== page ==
RADIO FREE HARVARD: Don't Tune Out Just Yet: Radio Is Rising

According to a recent Los Angeles Times article, the golden age of radio died in the spring of 1949 when Wayne Coy, the Chairman of the Federal Communications Commission, acknowledged the superiority of television. Radio sales had plummeted and periodicals issued story after story describing the plight of the beleaguered radio industry. Film and television had co-opted radio technology to move past the silent film era and into a new age of sync-sound entertainment. Why listen to Orson Welles narrate an alien invasion when you can watch Tom Cruise stop one?

Instead of continuing to use the live music format that most stations have been using since the late 1920s, radio began to turn back to the recorded album in an attempt to save itself. At first, it seemed, the answer to radio’s problems was music and the public’s faith in a reliable DJ. The burgeoning record industry found its own personal soapbox in DJs who championed new releases.

And, for the most part, the format worked. Martin Block, Alan Freed, and John Peel rose to national fame for their good taste and innovative programming. They simultaneously served as tastemakers and barometers for the listening public.

At least that was the going logic until August 1, 1981. At 12:15 a.m., MTV began broadcasting on the air and once again the sky was falling for radio. To unceremoniously hammer the point home, MTV chose to show The Buggles’ “Video Killed the Radio Star” as its first music video. Clad in black pleather suits, the band members were only too happy to dance a funeral jig on the grave of radio. “Who wants to be a DJ when you can be a VJ?” insinuated the men in space suits driving MTV flags into the moon.

In retrospect, The Buggles were a little too quick to blow up that poor girl’s large transistor radio in the video. The Buggles now languish in one-hit-wonder hell, MTV has banned music videos to the outer-most reaches of cable, and if anyone still wants to grow up to be a VJ, one look at Carson Daly should be enough to kill that ambition. Radio, it seems, refuses to be killed.

While radio may have temporarily regained its footing, it’s still far from standing on solid ground. Listeners have stopped tuning in to commercial radio stations that continue to favor generic major label acts. Clear Channel Communications, one of the largest radio station owners in the United States, has been vilified just as much as the RIAA for its just business approach to the music industry. Entrenched in big business and afflicted by an orthodox attitude towards broadcasting, radio is in need of something. What that “something” concretely means is anyone’s guess.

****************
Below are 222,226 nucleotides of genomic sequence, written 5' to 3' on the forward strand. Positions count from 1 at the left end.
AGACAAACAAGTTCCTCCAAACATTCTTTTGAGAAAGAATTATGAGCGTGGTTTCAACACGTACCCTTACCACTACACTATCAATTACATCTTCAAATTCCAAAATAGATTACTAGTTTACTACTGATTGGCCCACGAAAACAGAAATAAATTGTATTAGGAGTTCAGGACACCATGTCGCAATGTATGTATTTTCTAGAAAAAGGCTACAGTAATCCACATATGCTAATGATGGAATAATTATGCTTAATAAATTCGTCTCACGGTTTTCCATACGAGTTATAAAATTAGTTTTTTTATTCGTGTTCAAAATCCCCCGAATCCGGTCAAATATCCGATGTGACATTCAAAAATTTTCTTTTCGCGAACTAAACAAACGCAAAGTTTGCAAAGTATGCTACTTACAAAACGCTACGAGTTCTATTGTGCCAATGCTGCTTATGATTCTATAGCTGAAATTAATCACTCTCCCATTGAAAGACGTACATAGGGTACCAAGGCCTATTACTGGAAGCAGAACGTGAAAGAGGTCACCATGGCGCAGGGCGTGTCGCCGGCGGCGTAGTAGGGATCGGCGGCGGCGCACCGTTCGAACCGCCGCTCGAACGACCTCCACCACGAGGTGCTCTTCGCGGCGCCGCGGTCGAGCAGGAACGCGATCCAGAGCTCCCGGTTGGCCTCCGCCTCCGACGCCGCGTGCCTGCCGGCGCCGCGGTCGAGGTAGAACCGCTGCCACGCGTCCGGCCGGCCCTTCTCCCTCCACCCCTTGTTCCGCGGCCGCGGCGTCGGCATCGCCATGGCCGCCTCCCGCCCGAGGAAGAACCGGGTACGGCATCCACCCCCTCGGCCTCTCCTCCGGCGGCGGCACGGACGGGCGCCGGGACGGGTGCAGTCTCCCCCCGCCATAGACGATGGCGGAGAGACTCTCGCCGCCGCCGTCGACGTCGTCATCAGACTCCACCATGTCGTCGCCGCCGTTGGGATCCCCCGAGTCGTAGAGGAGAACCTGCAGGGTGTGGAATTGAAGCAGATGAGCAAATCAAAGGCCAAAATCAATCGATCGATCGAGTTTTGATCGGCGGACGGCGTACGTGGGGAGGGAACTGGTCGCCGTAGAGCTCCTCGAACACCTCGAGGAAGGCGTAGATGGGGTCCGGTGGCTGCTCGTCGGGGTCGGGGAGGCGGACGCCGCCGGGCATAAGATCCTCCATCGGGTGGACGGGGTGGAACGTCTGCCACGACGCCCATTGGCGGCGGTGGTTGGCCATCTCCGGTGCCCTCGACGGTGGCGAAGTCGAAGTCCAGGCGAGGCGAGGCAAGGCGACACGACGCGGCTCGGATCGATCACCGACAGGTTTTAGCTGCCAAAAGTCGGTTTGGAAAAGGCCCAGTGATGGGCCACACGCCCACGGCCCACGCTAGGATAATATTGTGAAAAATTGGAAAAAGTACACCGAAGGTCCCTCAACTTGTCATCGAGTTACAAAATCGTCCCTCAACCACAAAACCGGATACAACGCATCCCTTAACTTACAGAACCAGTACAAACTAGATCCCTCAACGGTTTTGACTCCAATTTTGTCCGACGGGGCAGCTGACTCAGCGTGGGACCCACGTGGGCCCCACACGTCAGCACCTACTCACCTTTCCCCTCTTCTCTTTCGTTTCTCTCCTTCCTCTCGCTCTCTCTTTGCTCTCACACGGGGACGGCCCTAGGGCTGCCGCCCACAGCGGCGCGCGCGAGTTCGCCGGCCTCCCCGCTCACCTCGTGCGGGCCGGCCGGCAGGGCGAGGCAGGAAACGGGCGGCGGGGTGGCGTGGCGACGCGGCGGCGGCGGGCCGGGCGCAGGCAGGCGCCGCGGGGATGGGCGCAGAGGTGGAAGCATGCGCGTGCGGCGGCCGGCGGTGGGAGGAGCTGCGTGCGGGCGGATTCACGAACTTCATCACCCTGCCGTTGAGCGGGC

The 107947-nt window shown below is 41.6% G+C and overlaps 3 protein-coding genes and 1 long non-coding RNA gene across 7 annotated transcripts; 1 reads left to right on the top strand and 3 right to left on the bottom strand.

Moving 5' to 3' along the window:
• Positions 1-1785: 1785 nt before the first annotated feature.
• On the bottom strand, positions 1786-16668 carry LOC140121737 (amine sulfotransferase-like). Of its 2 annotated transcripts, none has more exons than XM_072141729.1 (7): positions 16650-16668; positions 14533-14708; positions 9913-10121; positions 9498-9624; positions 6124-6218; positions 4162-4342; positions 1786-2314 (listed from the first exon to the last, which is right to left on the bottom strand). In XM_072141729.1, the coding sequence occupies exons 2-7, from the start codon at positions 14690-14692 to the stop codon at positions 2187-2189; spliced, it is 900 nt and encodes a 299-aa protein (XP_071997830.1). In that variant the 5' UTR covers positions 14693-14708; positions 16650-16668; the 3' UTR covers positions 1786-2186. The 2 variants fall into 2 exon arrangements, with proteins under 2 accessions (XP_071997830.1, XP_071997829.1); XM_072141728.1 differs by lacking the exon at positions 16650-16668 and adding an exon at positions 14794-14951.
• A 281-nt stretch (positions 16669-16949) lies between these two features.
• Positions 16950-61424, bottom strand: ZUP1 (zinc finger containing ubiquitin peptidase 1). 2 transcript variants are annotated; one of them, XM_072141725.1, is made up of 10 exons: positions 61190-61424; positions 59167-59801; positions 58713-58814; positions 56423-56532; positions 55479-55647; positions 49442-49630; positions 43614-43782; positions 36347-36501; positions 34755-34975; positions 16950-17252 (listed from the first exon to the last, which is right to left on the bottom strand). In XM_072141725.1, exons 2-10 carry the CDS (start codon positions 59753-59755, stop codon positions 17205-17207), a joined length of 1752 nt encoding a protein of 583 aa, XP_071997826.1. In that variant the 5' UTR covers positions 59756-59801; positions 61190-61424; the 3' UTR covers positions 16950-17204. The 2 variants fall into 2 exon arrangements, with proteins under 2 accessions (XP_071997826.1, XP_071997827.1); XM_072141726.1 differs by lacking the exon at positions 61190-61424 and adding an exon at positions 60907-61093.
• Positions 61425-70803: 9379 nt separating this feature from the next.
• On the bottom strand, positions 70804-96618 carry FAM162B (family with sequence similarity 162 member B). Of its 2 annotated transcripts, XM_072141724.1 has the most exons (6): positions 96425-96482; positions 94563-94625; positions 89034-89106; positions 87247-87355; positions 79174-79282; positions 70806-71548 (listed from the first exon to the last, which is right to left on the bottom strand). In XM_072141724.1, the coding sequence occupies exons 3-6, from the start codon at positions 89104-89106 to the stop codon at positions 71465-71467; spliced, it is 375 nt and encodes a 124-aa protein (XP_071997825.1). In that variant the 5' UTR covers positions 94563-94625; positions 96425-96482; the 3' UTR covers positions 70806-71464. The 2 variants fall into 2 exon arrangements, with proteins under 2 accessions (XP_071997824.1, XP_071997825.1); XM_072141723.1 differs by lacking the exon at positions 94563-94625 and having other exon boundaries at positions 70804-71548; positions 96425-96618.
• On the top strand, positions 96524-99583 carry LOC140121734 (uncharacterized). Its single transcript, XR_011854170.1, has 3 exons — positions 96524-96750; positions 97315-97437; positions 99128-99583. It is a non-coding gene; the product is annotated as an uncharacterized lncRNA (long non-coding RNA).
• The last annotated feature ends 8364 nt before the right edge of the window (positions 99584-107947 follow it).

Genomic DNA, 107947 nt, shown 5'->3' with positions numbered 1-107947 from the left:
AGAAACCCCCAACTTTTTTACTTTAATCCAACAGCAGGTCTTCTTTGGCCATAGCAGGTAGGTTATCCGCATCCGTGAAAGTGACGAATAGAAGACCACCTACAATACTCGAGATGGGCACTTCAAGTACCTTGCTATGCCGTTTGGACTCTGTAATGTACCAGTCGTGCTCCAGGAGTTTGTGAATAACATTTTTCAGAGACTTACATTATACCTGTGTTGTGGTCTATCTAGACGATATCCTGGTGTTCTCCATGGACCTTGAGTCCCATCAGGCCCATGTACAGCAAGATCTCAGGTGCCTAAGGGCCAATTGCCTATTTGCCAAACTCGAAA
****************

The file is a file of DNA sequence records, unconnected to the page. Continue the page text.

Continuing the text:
This column won’t claim to divine the future of radio. The myriad problems with radio are far too numerous to be remedied by one miracle cure-all.

But there continues to be new ways that radio can retain its ostensible purpose—to be both reflections and creators of the public’s taste in music. Internet radio allows still-untapped possibilities to disseminate once hard-to-come-by musical events, as evidenced by the Metropolitan Opera’s decision to broadcast over Sirius Satellite Radio.

High school and college radio stations offer niche programming that may end up being the future of radio in the wake of the death of monoculture. Disgruntled insiders are learning from past strategies and international manipulations of radio—such as Radio Radcliffe and Radio Universidad in Oaxaca—to re-orient themselves to radio’s possibilities. And in Minot, North Dakota, the failure of corporate radio stations to alert the public about an impending toxic cloud (really, we don’t make this up) made the need for local control over Emergency Alert Systems all too obvious.

So please—tune in, turn on and don’t drop out. Radio has shown itself to be a resilient media force that just won’t go away. The new wave of radio technology on the horizon, such as satellite, high definition, and internet broadcasts, guarantees to alter the industry in exciting, but unpredictable ways.

Until someone comes up with a better medium than the pervasive, egalitarian radio signal, however, radio will continue to be worthy of our attention.

—Staff writer Kimberly E. Gittleson and contributing writer Evan L. Hanlon are executives at WHRB, Harvard’s student- run radio station. Gittleson can be reached at